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Understanding the Constraints to Internal Migration

Work & Education Kenya

Photo credit: Gwyneth Miner

Study Context

In developing countries, the gap in the average standard of living between rural and urban households is glaringly large. For example, we see significant differences with regard to household amenities, and health metrics (Lagakos 2020). The evidence indicates that urban disamenities (crime, congestion, pollution) do not, in fact, outweigh or counterbalance the average level of poverty that we see among rural households.

These persistent, stark differences between urban and rural life beg the question: Given the potential quality of life gains to internal migration, and the fact that frictions against migration exist, what practices can alleviate these constraints and enable more migration?

Study Design

Gwyneth will use CEGA Development Economics Challenge funds to travel to rural Kenya and run focus groups with study participants in rural villages and individual interviews of migrants, to understand decision frameworks employed when making the choice to migrate or remain. Examples of the information collected include whether migration is an individual choice or a collective, household one, the extent of knowledge on employment in nearby cities, how motivated an individual would be to move if they learned of an advantageous opportunity, and what prevents them from moving. Gwyneth will also take care to look at differences across gender on the returns and decisions of internal migration, which has not yet been examined in the literature.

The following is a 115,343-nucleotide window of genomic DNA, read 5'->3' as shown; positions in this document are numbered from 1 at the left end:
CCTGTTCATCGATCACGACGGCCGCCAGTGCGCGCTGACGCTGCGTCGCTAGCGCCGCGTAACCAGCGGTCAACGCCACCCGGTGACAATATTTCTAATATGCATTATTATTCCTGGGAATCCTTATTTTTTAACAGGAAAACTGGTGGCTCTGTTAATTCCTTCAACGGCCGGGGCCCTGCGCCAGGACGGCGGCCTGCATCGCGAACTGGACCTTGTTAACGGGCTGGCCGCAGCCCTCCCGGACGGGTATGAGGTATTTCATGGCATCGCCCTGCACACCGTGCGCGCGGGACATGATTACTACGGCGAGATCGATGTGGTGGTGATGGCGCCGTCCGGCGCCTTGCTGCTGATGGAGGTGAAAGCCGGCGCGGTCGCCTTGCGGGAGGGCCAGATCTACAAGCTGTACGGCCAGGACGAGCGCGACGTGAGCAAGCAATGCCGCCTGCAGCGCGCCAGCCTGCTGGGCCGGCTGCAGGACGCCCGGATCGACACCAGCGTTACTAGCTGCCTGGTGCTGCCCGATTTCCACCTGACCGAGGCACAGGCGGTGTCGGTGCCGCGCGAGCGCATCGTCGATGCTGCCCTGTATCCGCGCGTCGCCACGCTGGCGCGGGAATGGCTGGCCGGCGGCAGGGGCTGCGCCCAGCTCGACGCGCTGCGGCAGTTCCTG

This information from the field will inform a future RCT that tests the constraints most critically affecting migration, such as the importance of employment information, strong networks, or stable, safe housing.

Results and Policy Lessons

During focus groups, Gwyneth learned that a primary friction to migration is the difficulty of becoming a permanent urban resident. When a temporary position in an urban market ends, individuals have limited options outside of returning to their rural “home base” removing them from access to opportunity in the city.


This insight informed future Development Economics Challenge grants where Gwyneth looks to examine the effect of conditional unemployment insurance on migrants willingness to stay in urban areas.


2022 — ongoing

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